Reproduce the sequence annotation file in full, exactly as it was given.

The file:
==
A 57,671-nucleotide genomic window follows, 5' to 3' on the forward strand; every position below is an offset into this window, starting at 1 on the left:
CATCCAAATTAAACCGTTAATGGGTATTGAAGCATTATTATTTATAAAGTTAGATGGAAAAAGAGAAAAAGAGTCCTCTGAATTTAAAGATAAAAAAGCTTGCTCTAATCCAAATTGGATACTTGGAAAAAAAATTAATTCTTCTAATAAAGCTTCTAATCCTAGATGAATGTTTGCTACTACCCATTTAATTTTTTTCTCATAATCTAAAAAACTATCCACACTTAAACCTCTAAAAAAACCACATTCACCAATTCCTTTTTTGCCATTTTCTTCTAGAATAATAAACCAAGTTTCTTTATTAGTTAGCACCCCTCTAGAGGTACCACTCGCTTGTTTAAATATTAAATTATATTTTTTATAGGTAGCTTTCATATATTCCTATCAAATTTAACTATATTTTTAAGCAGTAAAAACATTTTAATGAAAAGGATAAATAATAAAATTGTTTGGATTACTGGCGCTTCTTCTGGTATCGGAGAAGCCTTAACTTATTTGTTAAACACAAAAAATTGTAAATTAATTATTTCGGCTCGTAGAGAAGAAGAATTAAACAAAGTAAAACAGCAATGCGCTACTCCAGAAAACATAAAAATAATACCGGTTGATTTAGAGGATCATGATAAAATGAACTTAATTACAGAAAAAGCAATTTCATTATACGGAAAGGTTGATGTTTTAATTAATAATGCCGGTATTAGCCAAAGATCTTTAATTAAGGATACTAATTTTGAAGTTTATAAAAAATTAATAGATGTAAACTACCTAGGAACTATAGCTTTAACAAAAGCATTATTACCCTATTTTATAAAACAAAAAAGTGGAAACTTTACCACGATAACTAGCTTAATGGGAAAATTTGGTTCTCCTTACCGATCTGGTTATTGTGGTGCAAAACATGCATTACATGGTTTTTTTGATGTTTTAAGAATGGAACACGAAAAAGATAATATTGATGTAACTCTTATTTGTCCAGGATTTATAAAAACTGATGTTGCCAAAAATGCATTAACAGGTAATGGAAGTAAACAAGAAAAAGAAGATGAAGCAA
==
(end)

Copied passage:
A 57,671-nucleotide genomic window follows, 5' to 3' on the forward strand; every position below is an offset into this window, starting at 1 on the left:
CATCCAAATTAAACCGTTAATGGGTATTGAAGCATTATTATTTATAAAGTTAGATGGAAAAAGAGAAAAAGAGTCCTCTGAATTTAAAGATAAAAAAGCTTGCTCTAATCCAAATTGGATACTTGGAAAAAAAATTAATTCTTCTAATAAAGCTTCTAATCCTAGATGAATGTTTGCTACTACCCATTTAATTTTTTTCTCATAATCTAAAAAACTATCCACACTTAAACCTCTAAAAAAACCACATTCACCAATTCCTTTTTTGCCATTTTCTTCTAGAATAATAAACCAAGTTTCTTTATTAGTTAGCACCCCTCTAGAGGTACCACTCGCTTGTTTAAATATTAAATTATATTTTTTATAGGTAGCTTTCATATATTCCTATCAAATTTAACTATATTTTTAAGCAGTAAAAACATTTTAATGAAAAGGATAAATAATAAAATTGTTTGGATTACTGGCGCTTCTTCTGGTATCGGAGAAGCCTTAACTTATTTGTTAAACACAAAAAATTGTAAATTAATTATTTCGGCTCGTAGAGAAGAAGAATTAAACAAAGTAAAACAGCAATGCGCTACTCCAGAAAACATAAAAATAATACCGGTTGATTTAGAGGATCATGATAAAATGAACTTAATTACAGAAAAAGCAATTTCATTATACGGAAAGGTTGATGTTTTAATTAATAATGCCGGTATTAGCCAAAGATCTTTAATTAAGGATACTAATTTTGAAGTTTATAAAAAATTAATAGATGTAAACTACCTAGGAACTATAGCTTTAACAAAAGCATTATTACCCTATTTTATAAAACAAAAAAGTGGAAACTTTACCACGATAACTAGCTTAATGGGAAAATTTGGTTCTCCTTACCGATCTGGTTATTGTGGTGCAAAACATGCATTACATGGTTTTTTTGATGTTTTAAGAATGGAACACGAAAAAGATAATATTGATGTAACTCTTATTTGTCCAGGATTTATAAAAACTGATGTTGCCAAAAATGCATTAACAGGTAATGGAAGTAAACAAGAAAAAGAAGATGAAGCAA